There is perhaps no more rewarding romance heroine than she who is not expected to find love. The archetype comes in many disguises — the wallflower, the spinster, the governess, the single mom — but always with one sad claim: Love is not in her cards. She is too smart, too old, too serious, too sensible — and love is not for the sensible, after all.
Nonsense! This month, three romances offer up a Miss Lonelyhearts who finds love in a most rewarding way.
Governess Phoebe Baker is keenly aware of her position in Regency England. She knows the rules: “Governesses don’t dance. Governesses cannot walk out in public with a man. Governesses should not have suitors.” Of course, most governesses don’t have handsome earls hanging around — not that Phoebe knows that Ned, the Earl of Ashby, is conspiring behind the scenes. Kate Noble’s The Game and the Governess (Pocket; paperback, $7.99) is a Regency-era “Trading Places,” and Ned has switched identities with his secretary to prove that he can win any woman he desires on his own merit, without his title. Noble, a writer for the Web series “The Lizzie Bennet Diaries,” spins a clever, tremendously entertaining tale of truth and lies, love and friendship. When Phoebe discovers that the man she loves has lied to her from the start, readers’ hearts break along with hers. And when Ned repairs the damage, everyone is satisfied.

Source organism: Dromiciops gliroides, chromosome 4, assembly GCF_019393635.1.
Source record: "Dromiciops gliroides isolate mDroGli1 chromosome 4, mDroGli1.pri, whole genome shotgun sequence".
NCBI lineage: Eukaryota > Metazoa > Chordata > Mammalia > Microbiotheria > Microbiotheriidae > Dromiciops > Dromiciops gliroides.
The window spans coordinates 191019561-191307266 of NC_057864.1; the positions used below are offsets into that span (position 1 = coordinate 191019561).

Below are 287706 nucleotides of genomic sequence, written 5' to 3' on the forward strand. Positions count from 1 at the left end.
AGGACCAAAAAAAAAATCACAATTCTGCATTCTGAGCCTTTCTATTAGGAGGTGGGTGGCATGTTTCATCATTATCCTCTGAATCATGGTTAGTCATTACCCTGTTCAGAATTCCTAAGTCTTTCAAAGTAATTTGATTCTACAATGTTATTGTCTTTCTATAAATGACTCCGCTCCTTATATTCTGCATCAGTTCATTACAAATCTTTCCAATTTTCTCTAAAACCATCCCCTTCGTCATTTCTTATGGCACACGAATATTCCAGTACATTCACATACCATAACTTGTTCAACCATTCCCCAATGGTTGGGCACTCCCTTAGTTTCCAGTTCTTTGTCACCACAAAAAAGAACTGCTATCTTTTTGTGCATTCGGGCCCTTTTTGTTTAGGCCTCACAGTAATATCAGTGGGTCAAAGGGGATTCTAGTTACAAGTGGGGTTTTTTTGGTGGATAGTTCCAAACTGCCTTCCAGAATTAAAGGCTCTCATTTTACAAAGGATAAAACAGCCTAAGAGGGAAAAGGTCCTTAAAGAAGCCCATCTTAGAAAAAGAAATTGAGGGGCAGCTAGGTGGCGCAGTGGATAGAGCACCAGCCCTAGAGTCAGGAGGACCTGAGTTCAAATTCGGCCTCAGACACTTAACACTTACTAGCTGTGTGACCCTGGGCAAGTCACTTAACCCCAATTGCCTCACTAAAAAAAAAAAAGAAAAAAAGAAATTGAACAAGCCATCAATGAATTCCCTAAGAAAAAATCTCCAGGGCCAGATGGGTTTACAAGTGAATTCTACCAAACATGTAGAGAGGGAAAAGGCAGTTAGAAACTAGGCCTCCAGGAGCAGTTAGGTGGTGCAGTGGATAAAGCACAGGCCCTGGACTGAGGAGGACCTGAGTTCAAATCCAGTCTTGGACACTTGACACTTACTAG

The Firefly Café is the first of three novellas in Lily Everett’s Homecoming (St. Martin’s; paperback, $5.99), each of which is about one of three billionaire brothers. When Dylan Harrington, the “Bad Boy Billionaire” of Everett’s Sanctuary Island series, turns up on the quiet island for a few weeks of rest, he isn’t expecting to find his vacation home occupied by waitress and single-mom Penny Little. Penny mistakes Dylan for a handyman — which he goes along with once she reveals that she can’t stand those entitled Harrington brothers. The two are soon deep in an old-
fashioned courtship, despite her hesitation. Here’s a heroine who doesn’t believe herself worthy of love, the result of a devastating past relationship. When the truth comes out about Dylan, she can’t help but mistrust his feelings: “Was I a novelty to you, Dylan? A single, working-class mom, someone so far beneath you it made me exotic?” But Dylan doubts his worth, too, and when they finally sort out their insecurities, the love these two find is fulfilling in a way that’s becoming a hallmark of Everett’s books.
Rosalie Hughes, the heroine of Sophie Jordan’s A Good Debutante’s Guide to Ruin (Avon; paperback, $7.99) was packed off to finishing school a decade ago, and no one ever returned to collect her once she was finished. The goodwill of the school is no longer available, however, and Rosalie has been dumped, unceremoniously, on the Duke of Banbury’s doorstep. The duke is an inveterate rake and the boy whom Rosalie has been dreaming of since she was a child. Of course, he has no interest in being saddled with a spinster ward, so he does his best to ignore her until he can get her married. It sounds like a fine plan until Rosalie decides to take matters in hand, wanting “to live for myself and not be at the mercy of others for once.” When Rosalie turns up at Declan’s men’s club, disguised as a woman with far more experience than she actually has, he doesn’t have a chance, especially once this wallflower decides she doesn’t much care for walls. What ensues is a charming romp — funny, emotional and enormously sexy — that will leave readers eager for more.
MacLean is the author of seven historical romances. Her most recent book is “No Good Duke Goes Unpunished.”